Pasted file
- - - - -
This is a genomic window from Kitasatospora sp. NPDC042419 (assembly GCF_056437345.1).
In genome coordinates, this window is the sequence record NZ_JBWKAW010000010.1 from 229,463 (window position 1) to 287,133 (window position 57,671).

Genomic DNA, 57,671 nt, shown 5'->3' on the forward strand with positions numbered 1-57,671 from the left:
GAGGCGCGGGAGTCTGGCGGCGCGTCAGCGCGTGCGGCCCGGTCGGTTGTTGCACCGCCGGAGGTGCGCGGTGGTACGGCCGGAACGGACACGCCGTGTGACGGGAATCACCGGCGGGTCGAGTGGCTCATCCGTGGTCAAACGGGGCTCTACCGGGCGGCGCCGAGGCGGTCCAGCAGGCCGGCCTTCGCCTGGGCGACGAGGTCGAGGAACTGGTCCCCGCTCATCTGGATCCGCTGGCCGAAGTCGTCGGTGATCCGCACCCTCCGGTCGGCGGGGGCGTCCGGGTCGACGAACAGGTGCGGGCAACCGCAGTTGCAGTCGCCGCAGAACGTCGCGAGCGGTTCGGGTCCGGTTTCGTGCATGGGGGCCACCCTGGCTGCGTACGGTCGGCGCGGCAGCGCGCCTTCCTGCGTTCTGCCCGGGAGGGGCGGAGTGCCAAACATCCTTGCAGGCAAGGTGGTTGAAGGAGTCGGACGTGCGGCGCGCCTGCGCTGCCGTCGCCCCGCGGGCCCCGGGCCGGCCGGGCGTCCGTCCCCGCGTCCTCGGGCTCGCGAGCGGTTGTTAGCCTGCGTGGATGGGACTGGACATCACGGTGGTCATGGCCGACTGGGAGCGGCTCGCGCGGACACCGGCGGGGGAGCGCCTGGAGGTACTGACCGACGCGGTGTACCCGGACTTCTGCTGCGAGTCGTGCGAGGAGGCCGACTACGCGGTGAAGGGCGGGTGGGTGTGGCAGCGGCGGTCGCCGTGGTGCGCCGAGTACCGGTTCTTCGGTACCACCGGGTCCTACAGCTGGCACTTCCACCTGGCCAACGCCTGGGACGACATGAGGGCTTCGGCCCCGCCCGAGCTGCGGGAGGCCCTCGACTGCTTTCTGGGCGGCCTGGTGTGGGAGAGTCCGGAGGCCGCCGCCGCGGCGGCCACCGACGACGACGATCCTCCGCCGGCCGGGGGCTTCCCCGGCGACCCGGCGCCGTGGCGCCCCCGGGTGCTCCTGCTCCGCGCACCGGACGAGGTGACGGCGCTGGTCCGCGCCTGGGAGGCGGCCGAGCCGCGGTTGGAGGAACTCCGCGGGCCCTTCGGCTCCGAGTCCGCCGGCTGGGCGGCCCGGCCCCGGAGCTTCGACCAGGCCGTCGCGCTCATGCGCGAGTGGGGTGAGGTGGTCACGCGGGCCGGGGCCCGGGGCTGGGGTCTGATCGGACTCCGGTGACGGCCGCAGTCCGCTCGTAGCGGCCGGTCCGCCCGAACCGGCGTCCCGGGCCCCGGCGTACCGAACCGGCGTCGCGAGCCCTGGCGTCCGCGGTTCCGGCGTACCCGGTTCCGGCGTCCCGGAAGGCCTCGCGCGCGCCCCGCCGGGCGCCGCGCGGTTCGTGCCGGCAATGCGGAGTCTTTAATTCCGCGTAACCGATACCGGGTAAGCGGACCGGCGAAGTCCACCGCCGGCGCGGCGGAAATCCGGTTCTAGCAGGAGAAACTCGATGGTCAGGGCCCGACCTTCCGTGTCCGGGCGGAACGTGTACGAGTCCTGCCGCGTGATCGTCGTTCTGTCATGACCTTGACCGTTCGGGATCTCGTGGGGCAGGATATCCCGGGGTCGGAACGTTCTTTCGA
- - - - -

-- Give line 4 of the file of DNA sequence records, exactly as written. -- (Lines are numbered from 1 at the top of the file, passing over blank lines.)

GAGGCGCGGGAGTCTGGCGGCGCGTCAGCGCGTGCGGCCCGGTCGGTTGTTGCACCGCCGGAGGTGCGCGGTGGTACGGCCGGAACGGACACGCCGTGTGACGGGAATCACCGGCGGGTCGAGTGGCTCATCCGTGGTCAAACGGGGCTCTACCGGGCGGCGCCGAGGCGGTCCAGCAGGCCGGCCTTCGCCTGGGCGACGAGGTCGAGGAACTGGTCCCCGCTCATCTGGATCCGCTGGCCGAAGTCGTCGGTGATCCGCACCCTCCGGTCGGCGGGGGCGTCCGGGTCGACGAACAGGTGCGGGCAACCGCAGTTGCAGTCGCCGCAGAACGTCGCGAGCGGTTCGGGTCCGGTTTCGTGCATGGGGGCCACCCTGGCTGCGTACGGTCGGCGCGGCAGCGCGCCTTCCTGCGTTCTGCCCGGGAGGGGCGGAGTGCCAAACATCCTTGCAGGCAAGGTGGTTGAAGGAGTCGGACGTGCGGCGCGCCTGCGCTGCCGTCGCCCCGCGGGCCCCGGGCCGGCCGGGCGTCCGTCCCCGCGTCCTCGGGCTCGCGAGCGGTTGTTAGCCTGCGTGGATGGGACTGGACATCACGGTGGTCATGGCCGACTGGGAGCGGCTCGCGCGGACACCGGCGGGGGAGCGCCTGGAGGTACTGACCGACGCGGTGTACCCGGACTTCTGCTGCGAGTCGTGCGAGGAGGCCGACTACGCGGTGAAGGGCGGGTGGGTGTGGCAGCGGCGGTCGCCGTGGTGCGCCGAGTACCGGTTCTTCGGTACCACCGGGTCCTACAGCTGGCACTTCCACCTGGCCAACGCCTGGGACGACATGAGGGCTTCGGCCCCGCCCGAGCTGCGGGAGGCCCTCGACTGCTTTCTGGGCGGCCTGGTGTGGGAGAGTCCGGAGGCCGCCGCCGCGGCGGCCACCGACGACGACGATCCTCCGCCGGCCGGGGGCTTCCCCGGCGACCCGGCGCCGTGGCGCCCCCGGGTGCTCCTGCTCCGCGCACCGGACGAGGTGACGGCGCTGGTCCGCGCCTGGGAGGCGGCCGAGCCGCGGTTGGAGGAACTCCGCGGGCCCTTCGGCTCCGAGTCCGCCGGCTGGGCGGCCCGGCCCCGGAGCTTCGACCAGGCCGTCGCGCTCATGCGCGAGTGGGGTGAGGTGGTCACGCGGGCCGGGGCCCGGGGCTGGGGTCTGATCGGACTCCGGTGACGGCCGCAGTCCGCTCGTAGCGGCCGGTCCGCCCGAACCGGCGTCCCGGGCCCCGGCGTACCGAACCGGCGTCGCGAGCCCTGGCGTCCGCGGTTCCGGCGTACCCGGTTCCGGCGTCCCGGAAGGCCTCGCGCGCGCCCCGCCGGGCGCCGCGCGGTTCGTGCCGGCAATGCGGAGTCTTTAATTCCGCGTAACCGATACCGGGTAAGCGGACCGGCGAAGTCCACCGCCGGCGCGGCGGAAATCCGGTTCTAGCAGGAGAAACTCGATGGTCAGGGCCCGACCTTCCGTGTCCGGGCGGAACGTGTACGAGTCCTGCCGCGTGATCGTCGTTCTGTCATGACCTTGACCGTTCGGGATCTCGTGGGGCAGGATATCCCGGGGTCGGAACGTTCTTTCGA